They turn the corner, off Highway 6 and into West Liberty, Iowa. They come in waves of green, yellow, red and blue. Massey-Harris, Farmall, Ford, Cockshutt, Allis-Chalmers, Oliver, one ludicrous Lemuhzeene, and wave after wave of John Deeres. Most have one rider and average about 10 miles an hour. Most are flying one or more American flags.

This is Iowa’s Tractorcade, a parade of tractors across the state. But it’s also a multi-day road trip, a summer outing between planting and harvest for farmers young and old riding 366 of their favorite tractors.

Families sit in the grass alongside the roadway, bringing lawn chairs and fanning themselves, watching the tractors pass. As each one passes, the spectators wave. The kids jump up and down with excitement. Old men with sun-browned leathery skin wave back, reach into a feed bag, and hurl a handful of candy at the kids. The kids scramble in the grass for the treats, and the old men on the tractors grin and wave some more.

Most of these tractors are at least a half century old. There aren’t any new mega-agribusiness machines here. These are machines which worked the family farm and probably still do their share. They’re just strong enough to pull a plow, pull a truck out of the mud, and occasionally get stuck themselves. But there’s no mud on them now. They’ve been polished and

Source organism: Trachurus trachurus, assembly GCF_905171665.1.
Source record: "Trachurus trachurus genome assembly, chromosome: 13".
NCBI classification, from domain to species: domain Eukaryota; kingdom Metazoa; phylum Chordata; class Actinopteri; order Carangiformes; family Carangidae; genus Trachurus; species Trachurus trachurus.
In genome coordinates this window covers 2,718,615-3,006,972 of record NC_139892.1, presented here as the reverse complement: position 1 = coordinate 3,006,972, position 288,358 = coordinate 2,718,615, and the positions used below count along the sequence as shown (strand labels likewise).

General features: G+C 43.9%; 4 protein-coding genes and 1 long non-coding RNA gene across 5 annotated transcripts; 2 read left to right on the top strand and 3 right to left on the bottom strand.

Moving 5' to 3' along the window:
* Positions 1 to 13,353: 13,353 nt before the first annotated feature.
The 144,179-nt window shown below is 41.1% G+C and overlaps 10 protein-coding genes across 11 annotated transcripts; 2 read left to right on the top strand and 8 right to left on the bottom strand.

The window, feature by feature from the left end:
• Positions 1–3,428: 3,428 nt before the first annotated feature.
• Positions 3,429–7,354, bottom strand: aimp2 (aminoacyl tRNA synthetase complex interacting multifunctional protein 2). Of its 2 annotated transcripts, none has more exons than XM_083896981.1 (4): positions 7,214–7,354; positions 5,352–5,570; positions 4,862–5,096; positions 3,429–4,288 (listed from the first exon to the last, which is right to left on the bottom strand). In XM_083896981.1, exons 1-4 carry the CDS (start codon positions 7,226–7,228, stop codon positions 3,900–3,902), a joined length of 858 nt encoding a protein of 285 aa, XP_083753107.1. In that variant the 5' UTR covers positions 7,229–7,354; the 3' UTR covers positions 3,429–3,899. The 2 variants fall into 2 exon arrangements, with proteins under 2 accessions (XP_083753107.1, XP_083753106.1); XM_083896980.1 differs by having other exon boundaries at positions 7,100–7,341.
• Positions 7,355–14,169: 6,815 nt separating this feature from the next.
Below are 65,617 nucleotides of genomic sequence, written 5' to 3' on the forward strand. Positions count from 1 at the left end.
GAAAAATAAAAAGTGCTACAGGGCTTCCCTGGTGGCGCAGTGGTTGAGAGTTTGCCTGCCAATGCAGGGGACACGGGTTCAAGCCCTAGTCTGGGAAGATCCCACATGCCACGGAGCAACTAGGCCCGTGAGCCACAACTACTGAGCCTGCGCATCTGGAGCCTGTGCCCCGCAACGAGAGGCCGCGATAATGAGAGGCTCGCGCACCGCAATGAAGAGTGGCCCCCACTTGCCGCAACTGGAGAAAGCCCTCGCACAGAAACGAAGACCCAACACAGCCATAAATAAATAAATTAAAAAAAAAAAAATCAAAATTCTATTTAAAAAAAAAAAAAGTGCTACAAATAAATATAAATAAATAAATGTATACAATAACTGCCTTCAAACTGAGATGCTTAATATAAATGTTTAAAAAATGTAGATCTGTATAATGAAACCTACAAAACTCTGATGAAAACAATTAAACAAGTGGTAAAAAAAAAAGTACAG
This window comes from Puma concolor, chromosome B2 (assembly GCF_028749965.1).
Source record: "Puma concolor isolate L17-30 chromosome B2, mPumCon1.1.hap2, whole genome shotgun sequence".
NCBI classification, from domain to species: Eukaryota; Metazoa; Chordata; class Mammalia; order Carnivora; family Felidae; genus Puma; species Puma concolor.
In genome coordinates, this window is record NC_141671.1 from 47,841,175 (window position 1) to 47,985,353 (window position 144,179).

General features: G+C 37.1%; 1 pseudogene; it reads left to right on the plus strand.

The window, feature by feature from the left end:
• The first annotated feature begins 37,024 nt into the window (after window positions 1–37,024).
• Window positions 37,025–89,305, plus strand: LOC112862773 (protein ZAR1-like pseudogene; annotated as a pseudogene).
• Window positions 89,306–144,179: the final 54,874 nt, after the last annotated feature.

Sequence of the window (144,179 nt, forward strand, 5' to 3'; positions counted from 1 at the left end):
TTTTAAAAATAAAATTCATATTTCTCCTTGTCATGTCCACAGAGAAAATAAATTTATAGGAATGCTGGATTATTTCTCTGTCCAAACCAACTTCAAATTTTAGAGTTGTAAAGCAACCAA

cleaned, and this is their parade.

I stand by the side of the road and wave, a big silly grin on my face. I remember our old John Deere, blue with white ‘racing’ stripes. I remember the first time I was allowed to drive it, my terror and excitement, and the incredible power of that small tractor.

We used to plant the corn fields by hand, walking up and down rows, seeding acre after acre of black soil with the hot-burning energy of our youth. It was slow work, and incredibly tedious. I vividly remember how much I hated that work, and I also realize that it made me the man I am today.

The next year we got our first automatic planter, powered and pulled by our John Deere. It was a miracle machine, and could plant an entire field in a day. Life was good. Or at least better.

Seeing these men and women reminds me of the work that’s involved in producing an ear of corn, or a loaf of bread. When I eat tonight, I’ll remember these folks, bouncing down the road, smiling and waving and throwing candy to the kids.


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